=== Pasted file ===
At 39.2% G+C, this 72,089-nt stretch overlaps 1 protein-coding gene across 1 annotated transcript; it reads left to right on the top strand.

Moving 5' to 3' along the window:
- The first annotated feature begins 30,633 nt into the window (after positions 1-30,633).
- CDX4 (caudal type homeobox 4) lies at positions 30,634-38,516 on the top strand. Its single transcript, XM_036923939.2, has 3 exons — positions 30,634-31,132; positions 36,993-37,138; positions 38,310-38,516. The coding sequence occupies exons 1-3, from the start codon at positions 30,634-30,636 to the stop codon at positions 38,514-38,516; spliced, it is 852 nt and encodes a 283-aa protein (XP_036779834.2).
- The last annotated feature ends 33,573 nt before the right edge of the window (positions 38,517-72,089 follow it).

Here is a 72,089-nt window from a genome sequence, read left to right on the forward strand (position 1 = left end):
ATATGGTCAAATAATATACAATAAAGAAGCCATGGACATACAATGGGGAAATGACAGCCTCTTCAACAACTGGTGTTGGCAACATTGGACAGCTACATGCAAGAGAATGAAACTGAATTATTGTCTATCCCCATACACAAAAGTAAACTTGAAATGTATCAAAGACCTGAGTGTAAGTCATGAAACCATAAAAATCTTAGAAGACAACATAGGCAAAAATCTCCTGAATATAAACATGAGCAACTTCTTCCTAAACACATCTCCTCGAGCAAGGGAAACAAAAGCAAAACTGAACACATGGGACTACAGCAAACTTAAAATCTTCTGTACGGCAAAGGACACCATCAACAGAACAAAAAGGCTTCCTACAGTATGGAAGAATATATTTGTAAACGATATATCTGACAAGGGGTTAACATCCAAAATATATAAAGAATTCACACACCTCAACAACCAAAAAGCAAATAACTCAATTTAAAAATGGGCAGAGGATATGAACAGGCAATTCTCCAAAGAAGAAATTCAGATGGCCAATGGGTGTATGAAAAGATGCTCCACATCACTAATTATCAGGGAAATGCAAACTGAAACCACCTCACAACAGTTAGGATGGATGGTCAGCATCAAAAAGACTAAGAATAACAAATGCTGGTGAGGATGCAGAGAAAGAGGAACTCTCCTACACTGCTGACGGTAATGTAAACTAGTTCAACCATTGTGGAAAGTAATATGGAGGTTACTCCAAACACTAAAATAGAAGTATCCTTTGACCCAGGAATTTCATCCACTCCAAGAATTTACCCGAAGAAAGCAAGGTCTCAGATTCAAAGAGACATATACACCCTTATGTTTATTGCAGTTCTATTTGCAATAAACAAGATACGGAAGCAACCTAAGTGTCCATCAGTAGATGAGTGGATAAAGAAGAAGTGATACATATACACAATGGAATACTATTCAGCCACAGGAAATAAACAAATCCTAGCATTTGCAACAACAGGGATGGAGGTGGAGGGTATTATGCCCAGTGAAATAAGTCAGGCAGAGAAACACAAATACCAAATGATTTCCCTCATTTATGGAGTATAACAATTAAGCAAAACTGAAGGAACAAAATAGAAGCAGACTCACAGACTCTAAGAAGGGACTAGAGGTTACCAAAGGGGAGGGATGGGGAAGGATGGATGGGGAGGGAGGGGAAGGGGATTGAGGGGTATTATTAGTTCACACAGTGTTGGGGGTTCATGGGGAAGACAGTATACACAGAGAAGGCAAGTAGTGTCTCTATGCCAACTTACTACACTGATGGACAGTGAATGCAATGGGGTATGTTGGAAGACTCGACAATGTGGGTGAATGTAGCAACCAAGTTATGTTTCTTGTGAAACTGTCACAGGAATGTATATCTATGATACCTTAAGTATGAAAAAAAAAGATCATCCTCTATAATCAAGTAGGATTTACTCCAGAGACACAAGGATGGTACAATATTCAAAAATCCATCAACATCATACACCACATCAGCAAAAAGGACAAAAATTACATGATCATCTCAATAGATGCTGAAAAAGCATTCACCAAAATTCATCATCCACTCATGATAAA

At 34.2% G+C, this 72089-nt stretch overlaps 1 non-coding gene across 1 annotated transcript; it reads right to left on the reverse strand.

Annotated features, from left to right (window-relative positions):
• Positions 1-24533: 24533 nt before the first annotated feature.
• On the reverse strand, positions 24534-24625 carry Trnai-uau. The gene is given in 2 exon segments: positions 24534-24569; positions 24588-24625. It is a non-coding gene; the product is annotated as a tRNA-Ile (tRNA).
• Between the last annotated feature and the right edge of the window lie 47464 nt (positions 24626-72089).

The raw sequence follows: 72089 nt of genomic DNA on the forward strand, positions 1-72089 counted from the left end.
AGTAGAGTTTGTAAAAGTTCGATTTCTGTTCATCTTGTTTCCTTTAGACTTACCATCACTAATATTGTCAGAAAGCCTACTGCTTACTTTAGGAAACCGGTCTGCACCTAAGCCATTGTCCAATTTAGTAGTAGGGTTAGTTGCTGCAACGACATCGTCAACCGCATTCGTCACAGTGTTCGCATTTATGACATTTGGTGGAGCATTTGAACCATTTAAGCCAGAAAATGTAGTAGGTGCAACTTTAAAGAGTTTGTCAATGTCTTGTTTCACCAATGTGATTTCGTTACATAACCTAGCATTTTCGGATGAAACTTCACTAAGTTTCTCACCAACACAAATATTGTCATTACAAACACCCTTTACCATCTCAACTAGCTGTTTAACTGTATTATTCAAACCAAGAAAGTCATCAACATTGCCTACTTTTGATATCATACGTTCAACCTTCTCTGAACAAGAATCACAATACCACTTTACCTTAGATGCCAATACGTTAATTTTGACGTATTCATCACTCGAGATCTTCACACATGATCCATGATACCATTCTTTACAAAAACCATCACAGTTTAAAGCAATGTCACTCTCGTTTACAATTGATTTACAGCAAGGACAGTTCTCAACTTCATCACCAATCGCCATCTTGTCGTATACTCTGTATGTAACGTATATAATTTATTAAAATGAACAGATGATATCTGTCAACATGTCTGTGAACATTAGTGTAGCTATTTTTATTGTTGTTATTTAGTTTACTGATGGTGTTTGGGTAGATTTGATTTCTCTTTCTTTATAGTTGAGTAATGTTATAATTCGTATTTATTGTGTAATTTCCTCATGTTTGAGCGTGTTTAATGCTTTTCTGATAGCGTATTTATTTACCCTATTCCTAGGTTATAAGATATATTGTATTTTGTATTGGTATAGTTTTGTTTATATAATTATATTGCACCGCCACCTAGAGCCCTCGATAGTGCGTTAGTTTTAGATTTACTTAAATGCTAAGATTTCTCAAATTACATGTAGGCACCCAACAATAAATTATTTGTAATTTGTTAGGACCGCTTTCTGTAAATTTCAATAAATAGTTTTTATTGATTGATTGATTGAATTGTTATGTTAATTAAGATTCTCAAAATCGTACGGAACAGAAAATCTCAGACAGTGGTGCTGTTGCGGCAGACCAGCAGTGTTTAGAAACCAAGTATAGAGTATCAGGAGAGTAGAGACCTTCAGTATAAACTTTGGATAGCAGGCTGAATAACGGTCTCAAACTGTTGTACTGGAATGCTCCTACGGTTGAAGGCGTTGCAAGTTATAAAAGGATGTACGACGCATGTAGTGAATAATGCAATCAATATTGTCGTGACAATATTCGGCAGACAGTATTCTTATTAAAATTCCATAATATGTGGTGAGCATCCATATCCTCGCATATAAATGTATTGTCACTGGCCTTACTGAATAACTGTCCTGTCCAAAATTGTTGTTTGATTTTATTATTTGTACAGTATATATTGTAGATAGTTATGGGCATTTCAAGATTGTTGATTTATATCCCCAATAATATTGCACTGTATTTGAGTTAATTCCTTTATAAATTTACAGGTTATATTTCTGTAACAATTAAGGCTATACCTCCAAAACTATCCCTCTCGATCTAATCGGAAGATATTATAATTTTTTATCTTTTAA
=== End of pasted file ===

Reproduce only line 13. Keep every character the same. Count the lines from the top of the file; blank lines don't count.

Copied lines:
The raw sequence follows: 72089 nt of genomic DNA on the forward strand, positions 1-72089 counted from the left end.